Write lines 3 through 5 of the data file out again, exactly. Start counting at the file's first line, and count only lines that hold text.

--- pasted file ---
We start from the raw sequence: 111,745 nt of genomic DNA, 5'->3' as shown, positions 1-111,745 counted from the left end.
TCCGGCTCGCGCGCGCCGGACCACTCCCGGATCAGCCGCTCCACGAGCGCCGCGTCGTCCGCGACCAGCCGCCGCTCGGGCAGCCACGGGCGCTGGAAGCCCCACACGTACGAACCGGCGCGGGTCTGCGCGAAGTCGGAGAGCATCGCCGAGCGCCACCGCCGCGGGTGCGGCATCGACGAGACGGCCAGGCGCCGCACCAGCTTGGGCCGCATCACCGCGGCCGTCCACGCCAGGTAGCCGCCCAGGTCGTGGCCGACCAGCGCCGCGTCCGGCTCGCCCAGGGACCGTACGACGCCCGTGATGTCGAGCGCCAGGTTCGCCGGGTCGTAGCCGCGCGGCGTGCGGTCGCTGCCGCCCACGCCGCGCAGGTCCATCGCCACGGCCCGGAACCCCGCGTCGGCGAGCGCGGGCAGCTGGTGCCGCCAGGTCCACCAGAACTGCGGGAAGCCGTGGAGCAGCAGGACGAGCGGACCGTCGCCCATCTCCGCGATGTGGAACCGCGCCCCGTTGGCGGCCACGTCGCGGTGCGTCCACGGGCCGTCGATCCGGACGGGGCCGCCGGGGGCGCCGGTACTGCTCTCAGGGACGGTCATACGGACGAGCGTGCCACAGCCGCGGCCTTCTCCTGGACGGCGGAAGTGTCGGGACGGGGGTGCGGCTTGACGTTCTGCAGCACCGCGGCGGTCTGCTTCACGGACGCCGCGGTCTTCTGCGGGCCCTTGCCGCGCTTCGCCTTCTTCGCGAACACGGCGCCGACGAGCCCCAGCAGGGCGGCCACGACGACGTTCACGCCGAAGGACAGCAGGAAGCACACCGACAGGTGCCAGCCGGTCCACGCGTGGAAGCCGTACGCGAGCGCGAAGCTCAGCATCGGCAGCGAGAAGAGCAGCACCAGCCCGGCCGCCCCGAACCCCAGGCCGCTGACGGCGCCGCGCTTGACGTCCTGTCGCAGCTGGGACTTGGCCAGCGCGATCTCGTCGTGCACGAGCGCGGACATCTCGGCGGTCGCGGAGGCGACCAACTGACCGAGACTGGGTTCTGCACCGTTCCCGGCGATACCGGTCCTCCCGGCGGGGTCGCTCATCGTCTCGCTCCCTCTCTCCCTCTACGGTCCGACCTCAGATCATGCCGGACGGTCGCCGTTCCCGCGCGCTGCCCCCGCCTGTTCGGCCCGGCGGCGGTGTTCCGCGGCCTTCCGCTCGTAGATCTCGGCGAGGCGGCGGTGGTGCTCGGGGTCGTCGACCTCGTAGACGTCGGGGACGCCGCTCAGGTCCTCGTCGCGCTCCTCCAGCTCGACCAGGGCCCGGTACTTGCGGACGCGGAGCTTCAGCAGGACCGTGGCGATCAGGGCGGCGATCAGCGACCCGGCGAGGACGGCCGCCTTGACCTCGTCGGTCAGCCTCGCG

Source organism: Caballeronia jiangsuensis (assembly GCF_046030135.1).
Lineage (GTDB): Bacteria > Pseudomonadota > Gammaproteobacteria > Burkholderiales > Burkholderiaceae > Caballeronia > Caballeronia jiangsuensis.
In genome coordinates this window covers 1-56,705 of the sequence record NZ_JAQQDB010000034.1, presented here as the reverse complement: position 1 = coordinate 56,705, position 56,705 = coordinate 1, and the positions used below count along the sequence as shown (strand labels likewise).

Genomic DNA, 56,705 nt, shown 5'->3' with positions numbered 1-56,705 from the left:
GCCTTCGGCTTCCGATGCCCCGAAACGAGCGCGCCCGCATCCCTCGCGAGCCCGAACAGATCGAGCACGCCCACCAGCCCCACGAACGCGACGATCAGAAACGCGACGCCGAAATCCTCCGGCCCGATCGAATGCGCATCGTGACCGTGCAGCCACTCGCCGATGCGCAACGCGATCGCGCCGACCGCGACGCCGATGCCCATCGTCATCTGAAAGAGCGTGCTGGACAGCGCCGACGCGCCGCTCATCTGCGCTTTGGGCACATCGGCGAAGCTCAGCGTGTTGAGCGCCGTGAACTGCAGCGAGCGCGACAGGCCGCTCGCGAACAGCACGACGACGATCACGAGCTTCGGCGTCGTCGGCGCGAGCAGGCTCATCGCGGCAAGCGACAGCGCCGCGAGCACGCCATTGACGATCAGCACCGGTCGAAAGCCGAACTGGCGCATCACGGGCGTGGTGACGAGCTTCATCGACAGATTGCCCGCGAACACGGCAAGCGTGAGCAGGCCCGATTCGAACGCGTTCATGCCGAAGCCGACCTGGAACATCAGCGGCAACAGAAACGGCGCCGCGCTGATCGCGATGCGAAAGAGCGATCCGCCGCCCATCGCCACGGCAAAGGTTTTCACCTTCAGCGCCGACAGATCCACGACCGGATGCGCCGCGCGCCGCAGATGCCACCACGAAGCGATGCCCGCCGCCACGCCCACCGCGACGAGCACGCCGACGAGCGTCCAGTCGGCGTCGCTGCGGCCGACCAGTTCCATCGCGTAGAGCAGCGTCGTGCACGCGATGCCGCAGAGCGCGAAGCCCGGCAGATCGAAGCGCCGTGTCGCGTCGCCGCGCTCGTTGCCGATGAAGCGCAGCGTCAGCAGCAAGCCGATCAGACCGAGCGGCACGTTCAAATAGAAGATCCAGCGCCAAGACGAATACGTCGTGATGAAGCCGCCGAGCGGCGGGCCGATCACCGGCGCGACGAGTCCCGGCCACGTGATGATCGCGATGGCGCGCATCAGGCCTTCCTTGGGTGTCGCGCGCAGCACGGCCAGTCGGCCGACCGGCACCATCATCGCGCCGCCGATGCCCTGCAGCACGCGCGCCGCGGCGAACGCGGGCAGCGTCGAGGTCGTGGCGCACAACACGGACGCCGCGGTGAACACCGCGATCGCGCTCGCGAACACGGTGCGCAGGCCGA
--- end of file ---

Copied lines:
Source organism: Caballeronia jiangsuensis (assembly GCF_046030135.1).
Lineage (GTDB): Bacteria > Pseudomonadota > Gammaproteobacteria > Burkholderiales > Burkholderiaceae > Caballeronia > Caballeronia jiangsuensis.
In genome coordinates this window covers 1-56,705 of the sequence record NZ_JAQQDB010000034.1, presented here as the reverse complement: position 1 = coordinate 56,705, position 56,705 = coordinate 1, and the positions used below count along the sequence as shown (strand labels likewise).